On Saturday, the comedian Michelle Wolf, performing at the annual White House Correspondents’ Association dinner, delivered the most consequential monologue so far of the Donald Trump era. Some of the attendees claimed to have walked out of the dinner in protest during the performance; others, like the President’s press secretary, Sarah Huckabee Sanders, have been lauded for remaining stoically in place in the face of scathing humor. The tension of it all might have been too much. The Times’White House correspondent Peter Baker lamented on Twitter, “I don’t think we advanced the cause of journalism tonight.” Commentators wondered—not for the first time—whether the White House Correspondents’ Association should discontinue the tradition of having comedians perform at the function.
Wolf’s monologue—sharp, unflinching, and pointedly unfunny in places—called bullshit on the role laughter has been performing in Trump’s America. Over the last year and a half, much of the culture has sought relief in humor in much the same way as citizens of extremely repressive countries. Back in the early nineties, in her book “How We Survived Communism and Even Laughed,” the Croatian writer Slavenka Drakulić described laughter as the ultimate personal triumph over the daily humiliations of life under Communist rule. In today’s Russia, people make jokes about the fear Vladimir Putin inspires (he opens the fridge and the jellied meat begins to quake, but he reassures it by saying he is getting the yogurt) or the suicidal nature of Russian foreign policy (we’ll retaliate against American sanctions by bombing the Russian city of Voronezh), the same way that they used to joke about Leonid Brezhnev’s inability to talk or stay awake during official functions. Jokes serve a transparent purpose: they reclaim the power to define—and inhabit—reality. They also reclaim the goodness of laughter, for regimes weaponize laughter to mock their opponents, creating what the cultural theorist Svetlana Boym called “totalitarian laughter.” Its opposite is anti-totalitarian laughter.
I recognize laughter in the age of Trump as though it were a cousin of anti-totalitarian laughter. It is the reaction to seeing act-based reality, as when “Saturday Night Live” essentially reënacts White House press conferences, or when late-night comedians offer up what amounts to straightforward reportage and analysis. The hunger for a reflection of reality is so desperate that, I have discovered repeatedly over the last year and a half, one can reliably get laughs simply by quoting Trump during a public talk.
Last month, Hillary Clinton got laughs and applause during her Arthur Miller Freedom to Write Lecture, which concluded pen America’s annual World Voices Festival, by merely referring to Trump’s lie about the size of the crowd at his Inauguration (around the twenty-three-minute mark here). There was nothing funny about any of it: not about the President’s lies, nor about the grief that this had not been Clinton’s Inauguration, nor about the fact that, speaking a year and a half after her electoral loss, addressing the friendliest of all possible audiences, Clinton was as stilted, scripted, and unapproachable as ever. She was still campaigning, still losing, and there was no reason to laugh.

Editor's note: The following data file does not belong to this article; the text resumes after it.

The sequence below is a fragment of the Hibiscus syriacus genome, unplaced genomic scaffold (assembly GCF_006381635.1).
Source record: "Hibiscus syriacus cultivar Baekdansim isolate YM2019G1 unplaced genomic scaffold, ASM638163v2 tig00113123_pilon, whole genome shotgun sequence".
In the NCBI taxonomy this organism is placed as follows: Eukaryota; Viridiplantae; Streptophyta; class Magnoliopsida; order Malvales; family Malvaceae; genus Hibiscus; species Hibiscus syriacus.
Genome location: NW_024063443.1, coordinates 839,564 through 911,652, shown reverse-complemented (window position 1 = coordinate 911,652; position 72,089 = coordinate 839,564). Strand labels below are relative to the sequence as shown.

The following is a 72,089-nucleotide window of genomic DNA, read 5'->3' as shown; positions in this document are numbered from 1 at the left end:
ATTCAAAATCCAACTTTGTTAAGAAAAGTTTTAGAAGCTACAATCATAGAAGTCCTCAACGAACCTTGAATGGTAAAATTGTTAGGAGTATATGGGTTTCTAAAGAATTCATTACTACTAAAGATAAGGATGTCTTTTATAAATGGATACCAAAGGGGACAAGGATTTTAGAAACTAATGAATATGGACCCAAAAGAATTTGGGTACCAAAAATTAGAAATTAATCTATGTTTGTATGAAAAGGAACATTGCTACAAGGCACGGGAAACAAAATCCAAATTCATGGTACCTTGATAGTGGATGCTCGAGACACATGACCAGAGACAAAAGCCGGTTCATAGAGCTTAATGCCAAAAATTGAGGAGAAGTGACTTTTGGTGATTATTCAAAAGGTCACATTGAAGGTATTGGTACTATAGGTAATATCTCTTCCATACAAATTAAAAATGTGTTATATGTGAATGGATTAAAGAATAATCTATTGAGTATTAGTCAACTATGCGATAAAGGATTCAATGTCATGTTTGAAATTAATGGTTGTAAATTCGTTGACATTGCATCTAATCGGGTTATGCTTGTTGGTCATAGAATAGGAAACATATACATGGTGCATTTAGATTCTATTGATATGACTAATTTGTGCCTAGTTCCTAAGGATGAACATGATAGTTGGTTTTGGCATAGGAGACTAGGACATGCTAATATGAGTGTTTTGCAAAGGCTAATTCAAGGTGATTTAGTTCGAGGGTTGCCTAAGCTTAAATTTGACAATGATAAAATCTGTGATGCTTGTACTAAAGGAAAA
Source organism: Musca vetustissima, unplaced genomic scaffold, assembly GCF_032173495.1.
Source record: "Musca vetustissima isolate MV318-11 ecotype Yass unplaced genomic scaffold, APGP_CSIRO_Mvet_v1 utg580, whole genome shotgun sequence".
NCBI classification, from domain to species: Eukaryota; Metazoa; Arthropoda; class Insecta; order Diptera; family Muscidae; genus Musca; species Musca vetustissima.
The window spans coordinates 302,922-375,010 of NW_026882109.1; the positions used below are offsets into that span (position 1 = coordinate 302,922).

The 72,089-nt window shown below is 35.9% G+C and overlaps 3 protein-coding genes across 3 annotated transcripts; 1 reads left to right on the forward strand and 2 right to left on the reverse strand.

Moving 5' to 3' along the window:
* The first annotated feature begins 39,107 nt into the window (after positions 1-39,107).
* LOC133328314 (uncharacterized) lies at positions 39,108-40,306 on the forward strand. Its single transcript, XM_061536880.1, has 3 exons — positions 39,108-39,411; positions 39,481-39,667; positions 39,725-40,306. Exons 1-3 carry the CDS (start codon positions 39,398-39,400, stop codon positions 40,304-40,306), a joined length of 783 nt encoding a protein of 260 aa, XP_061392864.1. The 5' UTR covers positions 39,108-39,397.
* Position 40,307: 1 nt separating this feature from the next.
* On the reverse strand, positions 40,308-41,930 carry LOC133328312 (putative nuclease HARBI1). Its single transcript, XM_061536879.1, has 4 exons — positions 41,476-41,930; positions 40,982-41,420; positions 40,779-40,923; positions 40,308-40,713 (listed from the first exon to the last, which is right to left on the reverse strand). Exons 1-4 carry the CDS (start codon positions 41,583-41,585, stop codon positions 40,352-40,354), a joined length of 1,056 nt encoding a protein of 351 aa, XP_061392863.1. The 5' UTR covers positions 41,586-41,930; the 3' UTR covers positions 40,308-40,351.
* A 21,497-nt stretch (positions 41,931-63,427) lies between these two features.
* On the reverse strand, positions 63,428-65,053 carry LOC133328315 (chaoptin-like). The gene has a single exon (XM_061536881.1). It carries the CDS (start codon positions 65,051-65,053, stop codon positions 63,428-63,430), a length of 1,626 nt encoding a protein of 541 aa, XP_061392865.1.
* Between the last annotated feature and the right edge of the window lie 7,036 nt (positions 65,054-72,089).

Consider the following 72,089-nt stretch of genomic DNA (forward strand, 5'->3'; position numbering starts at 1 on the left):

Political satire in less troubled times exaggerates existing facts, pointing out the absurdities inherent in all ideologies, or playing up smaller disagreements and failures for bigger laughs. But Trump is hard to exaggerate—it is enough, it seems, merely to mirror him. But why does faithful portrayal of fact-based reality elicit laughter in a country that has a free press and a healthy public sphere in which, it seems, reality is robustly represented? What do late-night comedians reclaim from the Times?
Wolf’s performance at the White House Correspondents’ Association dinner suggests an answer. She called the President a racist, a truth as self-evident as it has proved difficult for mainstream journalists to state. Her humor was obscene: she joked about the President’s affair with a porn star; about his “pulling out,” as promised (of the Paris agreement); and about the G.O.P.’s former deputy finance chair Elliott Broidy’s $1.6 million payoff to a former mistress. She also made mincemeat of White House staff, House and Senate Republican leaders, the Democrats, and journalists on the right and left, in their presence or in that of their colleagues.
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